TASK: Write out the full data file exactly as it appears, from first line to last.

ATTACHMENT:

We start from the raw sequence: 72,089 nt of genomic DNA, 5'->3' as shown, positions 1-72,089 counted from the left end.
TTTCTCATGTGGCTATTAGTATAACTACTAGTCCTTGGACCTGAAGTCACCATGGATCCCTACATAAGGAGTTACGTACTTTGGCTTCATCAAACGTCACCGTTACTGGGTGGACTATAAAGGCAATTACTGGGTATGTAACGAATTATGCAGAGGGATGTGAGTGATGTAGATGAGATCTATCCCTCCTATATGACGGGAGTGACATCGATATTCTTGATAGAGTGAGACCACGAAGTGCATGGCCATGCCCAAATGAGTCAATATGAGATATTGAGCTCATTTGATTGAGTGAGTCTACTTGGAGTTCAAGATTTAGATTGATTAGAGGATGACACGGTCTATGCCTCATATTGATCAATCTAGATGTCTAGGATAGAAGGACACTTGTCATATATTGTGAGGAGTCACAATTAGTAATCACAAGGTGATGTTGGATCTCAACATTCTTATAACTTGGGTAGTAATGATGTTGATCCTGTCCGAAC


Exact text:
We start from the raw sequence: 72,089 nt of genomic DNA, 5'->3' as shown, positions 1-72,089 counted from the left end.
TTTCTCATGTGGCTATTAGTATAACTACTAGTCCTTGGACCTGAAGTCACCATGGATCCCTACATAAGGAGTTACGTACTTTGGCTTCATCAAACGTCACCGTTACTGGGTGGACTATAAAGGCAATTACTGGGTATGTAACGAATTATGCAGAGGGATGTGAGTGATGTAGATGAGATCTATCCCTCCTATATGACGGGAGTGACATCGATATTCTTGATAGAGTGAGACCACGAAGTGCATGGCCATGCCCAAATGAGTCAATATGAGATATTGAGCTCATTTGATTGAGTGAGTCTACTTGGAGTTCAAGATTTAGATTGATTAGAGGATGACACGGTCTATGCCTCATATTGATCAATCTAGATGTCTAGGATAGAAGGACACTTGTCATATATTGTGAGGAGTCACAATTAGTAATCACAAGGTGATGTTGGATCTCAACATTCTTATAACTTGGGTAGTAATGATGTTGATCCTGTCCGAAC